Columnist Caitlin Weigel gets creative with her sushi re-creation after a trip to Big Eyes Sushi.
The first thing I noticed about Big Eyes Sushi was the temperature.
In the middle of January, the place was operating with its doors wide open. Not in a metaphorical way – the two front doors were literally open, allowing the freezing winter winds to fill the small space on the corner of Seventh and Bainbridge streets.
I found a seat as far away as possible from the doors and zipped my coat up as the waiter approached with the menu. Big Eyes had crossed my path several times before my venture there a few frigid weeks ago – several mentions in local publications and the literal crossing of it while in South Philly finally piqued my interest enough to stop for lunch.
Most of the special rolls are not only below the $12 mark, but also have fun names. Who doesn’t want to order a strip tease special roll from a strange man?
I’ll be honest and say that my eyes typically glaze over after reading a sushi menu for a while, and I typically stop reading the descriptions and start ordering based on silliness of the names.
So in the end, my order consisted of the aforementioned strip tease roll and the pink lagoon, as well as a simple crunchy California roll in case my less-than-perfect ordering system backfired. I threw in a shrimp tempura appetizer just in case the waiter wasn’t totally sure of my solo-dining, food-gorging ways.
The appetizer was glorious – I imagine it’s what McDonald’s would come up with if challenged to make sushi. The tangy sauce on top was literally the icing on the deep-fried cake.
The sushi is brought to your table as it’s made, which creates a unique dining experience. I would recommend eating family style if you decide to go, so you can take advantage of each roll as it’s delivered instead of waiting. While I would take a pass on the pink lagoon in the future – despite its Barbie appearance, the warm tuna interior was a little too “Chicken-of-the-Sea” for me – the crunchy California was on point and the strip tease roll was good enough to make me want to take my clothes off in exchange for more. I’m so sorry, mom and dad.
Despite the physically chilly conditions, Big Eyes atmosphere was otherwise very warm. The service was smiley and the wall full of pictures showcasing happy previous customers was reminiscent of some old summer camp tradition.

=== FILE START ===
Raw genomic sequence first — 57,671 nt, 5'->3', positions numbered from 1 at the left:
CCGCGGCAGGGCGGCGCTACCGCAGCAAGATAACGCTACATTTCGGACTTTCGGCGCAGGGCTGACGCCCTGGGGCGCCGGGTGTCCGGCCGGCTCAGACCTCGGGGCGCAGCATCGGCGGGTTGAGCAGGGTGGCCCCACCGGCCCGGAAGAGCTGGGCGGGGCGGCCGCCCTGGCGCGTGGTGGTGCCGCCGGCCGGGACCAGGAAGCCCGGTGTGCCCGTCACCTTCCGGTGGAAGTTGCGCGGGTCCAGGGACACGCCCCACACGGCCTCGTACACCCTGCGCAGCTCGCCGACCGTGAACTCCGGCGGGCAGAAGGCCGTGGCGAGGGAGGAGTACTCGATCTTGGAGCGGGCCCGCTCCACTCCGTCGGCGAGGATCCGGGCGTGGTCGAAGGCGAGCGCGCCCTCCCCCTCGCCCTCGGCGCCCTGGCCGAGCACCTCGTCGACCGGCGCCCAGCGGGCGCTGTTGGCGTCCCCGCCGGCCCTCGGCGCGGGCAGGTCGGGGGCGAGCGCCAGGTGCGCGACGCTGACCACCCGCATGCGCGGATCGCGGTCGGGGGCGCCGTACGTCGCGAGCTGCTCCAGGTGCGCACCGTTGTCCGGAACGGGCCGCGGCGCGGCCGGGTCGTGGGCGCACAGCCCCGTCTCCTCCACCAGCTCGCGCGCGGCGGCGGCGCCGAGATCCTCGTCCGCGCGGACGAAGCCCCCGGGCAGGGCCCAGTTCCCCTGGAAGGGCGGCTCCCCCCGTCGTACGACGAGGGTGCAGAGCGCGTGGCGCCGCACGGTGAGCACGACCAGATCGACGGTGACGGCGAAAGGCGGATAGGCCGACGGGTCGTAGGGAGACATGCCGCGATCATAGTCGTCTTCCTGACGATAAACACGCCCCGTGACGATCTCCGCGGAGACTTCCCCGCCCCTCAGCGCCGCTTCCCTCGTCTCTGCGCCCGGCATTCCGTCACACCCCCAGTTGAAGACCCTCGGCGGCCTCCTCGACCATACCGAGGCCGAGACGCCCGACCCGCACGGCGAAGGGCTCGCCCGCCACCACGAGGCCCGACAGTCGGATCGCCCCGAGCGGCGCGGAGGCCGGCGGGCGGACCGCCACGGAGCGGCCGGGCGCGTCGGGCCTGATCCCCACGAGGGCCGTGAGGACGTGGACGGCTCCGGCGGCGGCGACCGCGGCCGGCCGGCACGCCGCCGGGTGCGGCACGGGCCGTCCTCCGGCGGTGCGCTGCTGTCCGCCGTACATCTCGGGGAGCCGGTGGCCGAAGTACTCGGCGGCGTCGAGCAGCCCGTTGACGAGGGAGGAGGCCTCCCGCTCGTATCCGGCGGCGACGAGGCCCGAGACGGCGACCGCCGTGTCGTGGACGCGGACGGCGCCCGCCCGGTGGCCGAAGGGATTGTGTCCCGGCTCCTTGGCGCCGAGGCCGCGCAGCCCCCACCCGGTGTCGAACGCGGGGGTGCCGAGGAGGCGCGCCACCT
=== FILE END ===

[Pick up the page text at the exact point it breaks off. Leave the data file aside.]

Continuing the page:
Back at the lab, my appetite for recreating the dish was not so large.
I can barely roll a sleeping bag, let alone some flimsy rice and fish. And the odds of me trucking it down to some specialty food market for supplies in the phalanges-numbing weather were about as good as Temple giving us a snow day when hell freezes over (read: not so hot).
Plus, the idea of messing with raw fish just spelled disaster. Even looking at them in their crushed iced home behind the glass at the grocery store, their limp lips seemed to mouth, “Don’t do it, Caitlin.” Who am I to deny a fish his final wish? Shout out to Seuss, Ph.D.
At some point in my musings of the recreation of the meal, a cartoon lightning bolt struck my head: sushi in a bowl. As aesthetically pleasing as the simple sushi rounds can be, my favorite part has always been found in the actual act of eating it. So who cares what it looked like? It’s not like some reality food show judge is waiting in my kitchen to judge me on presentation.
With that, I heated up some leftover rice, sliced half a cucumber and an avocado and topped it off with a crumbled crab cake prepared by the able hands of the good people behind the grocery store seafood counter. A little soy sauce and a blind fold and it’s just like you’re eating a California roll – only your self-esteem is still totally intact because you got to skip the awful act of actually rolling it.
Final verdict: Big Eyes is a great spot for special rolls on the cheaper end of the spectrum – just wear a coat. And if the odds of you actually battling the frost to get to South Philly are as good as Student Financial Services offering helpful advice, call on Uncle Ben for a little help making the lazy-man’s equivalent at home.
Caitlin Weigel can be reached at email@example.com.
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